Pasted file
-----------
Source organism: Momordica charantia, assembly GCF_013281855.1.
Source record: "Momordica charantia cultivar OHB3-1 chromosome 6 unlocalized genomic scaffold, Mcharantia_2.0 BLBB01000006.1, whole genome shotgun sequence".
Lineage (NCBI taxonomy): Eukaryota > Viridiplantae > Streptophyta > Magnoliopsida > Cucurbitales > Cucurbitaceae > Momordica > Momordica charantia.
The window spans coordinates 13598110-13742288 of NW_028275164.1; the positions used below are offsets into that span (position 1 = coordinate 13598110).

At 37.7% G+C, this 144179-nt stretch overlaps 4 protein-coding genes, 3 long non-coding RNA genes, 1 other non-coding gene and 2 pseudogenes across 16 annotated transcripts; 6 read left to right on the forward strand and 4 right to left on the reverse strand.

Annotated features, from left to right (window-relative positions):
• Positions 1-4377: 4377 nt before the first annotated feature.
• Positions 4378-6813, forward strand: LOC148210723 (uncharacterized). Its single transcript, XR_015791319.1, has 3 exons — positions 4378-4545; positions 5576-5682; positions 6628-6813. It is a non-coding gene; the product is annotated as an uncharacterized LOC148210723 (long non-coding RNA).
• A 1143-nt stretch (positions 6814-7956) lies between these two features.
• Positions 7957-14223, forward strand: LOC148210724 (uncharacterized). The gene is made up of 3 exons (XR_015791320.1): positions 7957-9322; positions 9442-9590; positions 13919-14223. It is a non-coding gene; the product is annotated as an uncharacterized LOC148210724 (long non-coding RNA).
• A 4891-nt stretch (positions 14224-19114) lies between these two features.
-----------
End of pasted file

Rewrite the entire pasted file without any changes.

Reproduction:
Source organism: Momordica charantia, assembly GCF_013281855.1.
Source record: "Momordica charantia cultivar OHB3-1 chromosome 6 unlocalized genomic scaffold, Mcharantia_2.0 BLBB01000006.1, whole genome shotgun sequence".
Lineage (NCBI taxonomy): Eukaryota > Viridiplantae > Streptophyta > Magnoliopsida > Cucurbitales > Cucurbitaceae > Momordica > Momordica charantia.
The window spans coordinates 13598110-13742288 of NW_028275164.1; the positions used below are offsets into that span (position 1 = coordinate 13598110).

At 37.7% G+C, this 144179-nt stretch overlaps 4 protein-coding genes, 3 long non-coding RNA genes, 1 other non-coding gene and 2 pseudogenes across 16 annotated transcripts; 6 read left to right on the forward strand and 4 right to left on the reverse strand.

Annotated features, from left to right (window-relative positions):
• Positions 1-4377: 4377 nt before the first annotated feature.
• Positions 4378-6813, forward strand: LOC148210723 (uncharacterized). Its single transcript, XR_015791319.1, has 3 exons — positions 4378-4545; positions 5576-5682; positions 6628-6813. It is a non-coding gene; the product is annotated as an uncharacterized LOC148210723 (long non-coding RNA).
• A 1143-nt stretch (positions 6814-7956) lies between these two features.
• Positions 7957-14223, forward strand: LOC148210724 (uncharacterized). The gene is made up of 3 exons (XR_015791320.1): positions 7957-9322; positions 9442-9590; positions 13919-14223. It is a non-coding gene; the product is annotated as an uncharacterized LOC148210724 (long non-coding RNA).
• A 4891-nt stretch (positions 14224-19114) lies between these two features.